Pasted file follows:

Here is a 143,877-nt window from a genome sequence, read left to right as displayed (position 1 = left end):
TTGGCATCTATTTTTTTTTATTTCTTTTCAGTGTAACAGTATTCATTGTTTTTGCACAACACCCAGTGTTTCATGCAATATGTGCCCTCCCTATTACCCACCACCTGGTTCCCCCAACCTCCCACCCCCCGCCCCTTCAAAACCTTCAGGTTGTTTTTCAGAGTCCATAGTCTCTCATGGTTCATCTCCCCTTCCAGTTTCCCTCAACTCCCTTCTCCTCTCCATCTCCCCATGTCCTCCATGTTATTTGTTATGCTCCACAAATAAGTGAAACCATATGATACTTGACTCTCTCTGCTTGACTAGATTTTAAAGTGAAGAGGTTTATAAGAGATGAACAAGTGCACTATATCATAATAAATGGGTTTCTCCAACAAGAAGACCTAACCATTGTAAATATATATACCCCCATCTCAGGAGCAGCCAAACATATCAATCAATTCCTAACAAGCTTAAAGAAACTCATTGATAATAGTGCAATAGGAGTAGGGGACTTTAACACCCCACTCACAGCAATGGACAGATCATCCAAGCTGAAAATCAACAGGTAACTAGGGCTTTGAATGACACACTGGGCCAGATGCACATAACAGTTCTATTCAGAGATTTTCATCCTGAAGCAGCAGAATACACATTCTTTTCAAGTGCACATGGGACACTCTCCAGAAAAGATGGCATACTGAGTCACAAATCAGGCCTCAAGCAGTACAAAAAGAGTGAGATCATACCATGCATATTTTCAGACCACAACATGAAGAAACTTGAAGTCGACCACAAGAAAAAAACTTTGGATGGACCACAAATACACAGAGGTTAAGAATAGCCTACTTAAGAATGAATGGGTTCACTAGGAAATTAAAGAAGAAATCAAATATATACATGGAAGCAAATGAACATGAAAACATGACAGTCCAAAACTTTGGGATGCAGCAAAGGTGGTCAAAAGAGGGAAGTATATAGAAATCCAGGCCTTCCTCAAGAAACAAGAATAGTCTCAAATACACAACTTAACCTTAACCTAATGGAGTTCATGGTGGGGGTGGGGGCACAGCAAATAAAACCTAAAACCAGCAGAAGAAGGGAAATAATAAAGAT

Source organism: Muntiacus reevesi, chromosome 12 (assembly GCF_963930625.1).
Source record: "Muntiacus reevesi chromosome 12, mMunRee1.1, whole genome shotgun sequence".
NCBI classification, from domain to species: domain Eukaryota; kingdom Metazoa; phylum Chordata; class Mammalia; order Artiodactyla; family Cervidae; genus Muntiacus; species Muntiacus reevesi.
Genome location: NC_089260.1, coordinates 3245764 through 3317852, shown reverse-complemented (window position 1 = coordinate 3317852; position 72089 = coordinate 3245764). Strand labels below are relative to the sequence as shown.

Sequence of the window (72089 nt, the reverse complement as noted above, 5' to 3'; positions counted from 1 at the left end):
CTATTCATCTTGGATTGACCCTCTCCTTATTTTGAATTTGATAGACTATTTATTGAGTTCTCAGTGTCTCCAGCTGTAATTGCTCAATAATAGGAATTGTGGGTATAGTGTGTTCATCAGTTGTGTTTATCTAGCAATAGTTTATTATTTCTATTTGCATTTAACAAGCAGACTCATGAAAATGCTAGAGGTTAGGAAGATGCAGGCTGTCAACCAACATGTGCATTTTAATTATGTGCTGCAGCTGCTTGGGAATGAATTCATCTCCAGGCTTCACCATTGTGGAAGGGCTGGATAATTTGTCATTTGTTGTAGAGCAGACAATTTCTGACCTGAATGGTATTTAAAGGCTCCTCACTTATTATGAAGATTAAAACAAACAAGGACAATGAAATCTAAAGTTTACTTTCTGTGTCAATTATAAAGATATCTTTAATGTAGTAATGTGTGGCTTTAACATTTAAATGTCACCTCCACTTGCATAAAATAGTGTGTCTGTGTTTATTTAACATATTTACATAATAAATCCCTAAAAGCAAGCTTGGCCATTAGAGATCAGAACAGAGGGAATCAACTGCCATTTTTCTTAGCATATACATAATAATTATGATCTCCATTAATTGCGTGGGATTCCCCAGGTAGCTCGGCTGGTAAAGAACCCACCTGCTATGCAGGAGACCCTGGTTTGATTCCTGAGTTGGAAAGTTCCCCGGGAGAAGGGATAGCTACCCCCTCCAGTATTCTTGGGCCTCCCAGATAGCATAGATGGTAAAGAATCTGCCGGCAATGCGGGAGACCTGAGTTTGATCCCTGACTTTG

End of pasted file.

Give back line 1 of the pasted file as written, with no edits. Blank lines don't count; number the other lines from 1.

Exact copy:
Here is a 143,877-nt window from a genome sequence, read left to right as displayed (position 1 = left end):